The most productive employee at Renault does not work at the giant French carmaker's headquarters in Boulogne-Billancourt south-west of Paris, but in Malta. This unknown worker produces on their own an annual turnover of 108 million euros a year. For they are the sole employee of RCI Insurance Limited, one of Renault's two Malta-based insurance companies. The sole purpose of these cash cow companies is to avoid paying tax in France – at a time when many would argue that the French state has need of all the revenue it can get.
Another group to benefit from this practice has been French retail group Auchan, owner of brands such as home improvement stores Leroy-Merlin, which has reduced its potential tax bill by 22 million euros over a period of three years. Overall, between the three groups, this constitutes a total of 141 million euros avoided that the French tax authorities will never receive. And the figure is growing each year.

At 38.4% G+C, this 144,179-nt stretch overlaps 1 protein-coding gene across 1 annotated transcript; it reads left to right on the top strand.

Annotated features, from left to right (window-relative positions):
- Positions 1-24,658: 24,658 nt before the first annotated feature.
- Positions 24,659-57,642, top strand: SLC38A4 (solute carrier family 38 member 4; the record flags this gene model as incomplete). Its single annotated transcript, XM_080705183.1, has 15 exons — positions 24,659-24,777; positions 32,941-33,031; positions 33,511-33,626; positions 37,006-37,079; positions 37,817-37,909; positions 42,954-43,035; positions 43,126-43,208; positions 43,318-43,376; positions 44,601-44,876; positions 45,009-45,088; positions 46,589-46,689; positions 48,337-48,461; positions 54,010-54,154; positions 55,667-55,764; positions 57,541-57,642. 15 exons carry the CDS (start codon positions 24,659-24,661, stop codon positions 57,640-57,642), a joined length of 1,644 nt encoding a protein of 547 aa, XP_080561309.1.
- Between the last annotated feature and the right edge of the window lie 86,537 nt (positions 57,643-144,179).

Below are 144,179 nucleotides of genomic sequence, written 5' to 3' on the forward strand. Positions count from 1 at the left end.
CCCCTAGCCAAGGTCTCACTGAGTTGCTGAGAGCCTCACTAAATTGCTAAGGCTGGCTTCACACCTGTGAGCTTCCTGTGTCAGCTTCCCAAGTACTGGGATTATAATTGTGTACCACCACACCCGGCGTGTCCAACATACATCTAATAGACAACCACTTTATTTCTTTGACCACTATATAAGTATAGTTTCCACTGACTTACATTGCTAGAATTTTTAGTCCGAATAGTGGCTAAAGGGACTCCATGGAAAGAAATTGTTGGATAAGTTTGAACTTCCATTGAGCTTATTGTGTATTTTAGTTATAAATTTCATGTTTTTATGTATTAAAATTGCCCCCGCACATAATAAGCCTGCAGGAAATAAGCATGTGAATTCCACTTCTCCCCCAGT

The arrangement involves so-called 'captive insurance' companies, which are defined as a “company that provides risk-mitigation services for its parent company”; in other words they insure the customers of its parent company. At Renault, through RCI Banque, and PSA, via Banque PSA Finance, they sell car insurance. Retailer Auchan's bank Oney insures cars and also homes. So, for example, if a customer takes out a 10,000 euro loan from RCI Banque to buy the latest Renault Kadjar, they have to take out insurance that will reimburse Renault in case of their death. It is a similar story when a customers uses the credit facilities on their Auchan card to pay for their shopping on a Saturday.
What customers do not know, however, is that their insurance premiums are ending up in Malta. It is a practice that has been nonetheless been known about for a while in some circles, with a 2013 report from the French Parliament raising concern over the use of captive insurance companies as a way to 'optimise' tax liabilities on a large scale. “It is in this way particularly easy to locate a captive [company] in a tax-friendly state … As the captive's business activity is by its very nature immaterial (it simply concerns internal group flow) the company dedicated to the insurance can be based anywhere on the globe,” said the report.